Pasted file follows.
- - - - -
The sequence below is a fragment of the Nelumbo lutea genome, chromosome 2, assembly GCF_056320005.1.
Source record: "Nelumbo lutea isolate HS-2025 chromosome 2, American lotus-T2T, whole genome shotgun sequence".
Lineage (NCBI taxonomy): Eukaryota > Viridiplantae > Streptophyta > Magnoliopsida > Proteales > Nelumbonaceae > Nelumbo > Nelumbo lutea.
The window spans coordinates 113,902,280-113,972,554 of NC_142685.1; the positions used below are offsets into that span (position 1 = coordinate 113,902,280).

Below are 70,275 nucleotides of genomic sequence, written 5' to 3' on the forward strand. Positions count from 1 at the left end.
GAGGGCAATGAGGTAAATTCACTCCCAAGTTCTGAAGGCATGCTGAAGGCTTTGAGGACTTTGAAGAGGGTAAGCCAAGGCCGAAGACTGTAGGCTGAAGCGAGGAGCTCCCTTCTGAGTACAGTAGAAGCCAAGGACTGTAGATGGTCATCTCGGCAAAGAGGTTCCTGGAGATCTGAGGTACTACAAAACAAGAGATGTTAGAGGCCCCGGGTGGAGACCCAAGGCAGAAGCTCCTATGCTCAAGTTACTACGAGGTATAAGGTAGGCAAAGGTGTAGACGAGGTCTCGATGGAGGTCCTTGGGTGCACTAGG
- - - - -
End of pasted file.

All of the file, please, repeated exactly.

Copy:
The sequence below is a fragment of the Nelumbo lutea genome, chromosome 2, assembly GCF_056320005.1.
Source record: "Nelumbo lutea isolate HS-2025 chromosome 2, American lotus-T2T, whole genome shotgun sequence".
Lineage (NCBI taxonomy): Eukaryota > Viridiplantae > Streptophyta > Magnoliopsida > Proteales > Nelumbonaceae > Nelumbo > Nelumbo lutea.
The window spans coordinates 113,902,280-113,972,554 of NC_142685.1; the positions used below are offsets into that span (position 1 = coordinate 113,902,280).

Below are 70,275 nucleotides of genomic sequence, written 5' to 3' on the forward strand. Positions count from 1 at the left end.
GAGGGCAATGAGGTAAATTCACTCCCAAGTTCTGAAGGCATGCTGAAGGCTTTGAGGACTTTGAAGAGGGTAAGCCAAGGCCGAAGACTGTAGGCTGAAGCGAGGAGCTCCCTTCTGAGTACAGTAGAAGCCAAGGACTGTAGATGGTCATCTCGGCAAAGAGGTTCCTGGAGATCTGAGGTACTACAAAACAAGAGATGTTAGAGGCCCCGGGTGGAGACCCAAGGCAGAAGCTCCTATGCTCAAGTTACTACGAGGTATAAGGTAGGCAAAGGTGTAGACGAGGTCTCGATGGAGGTCCTTGGGTGCACTAGG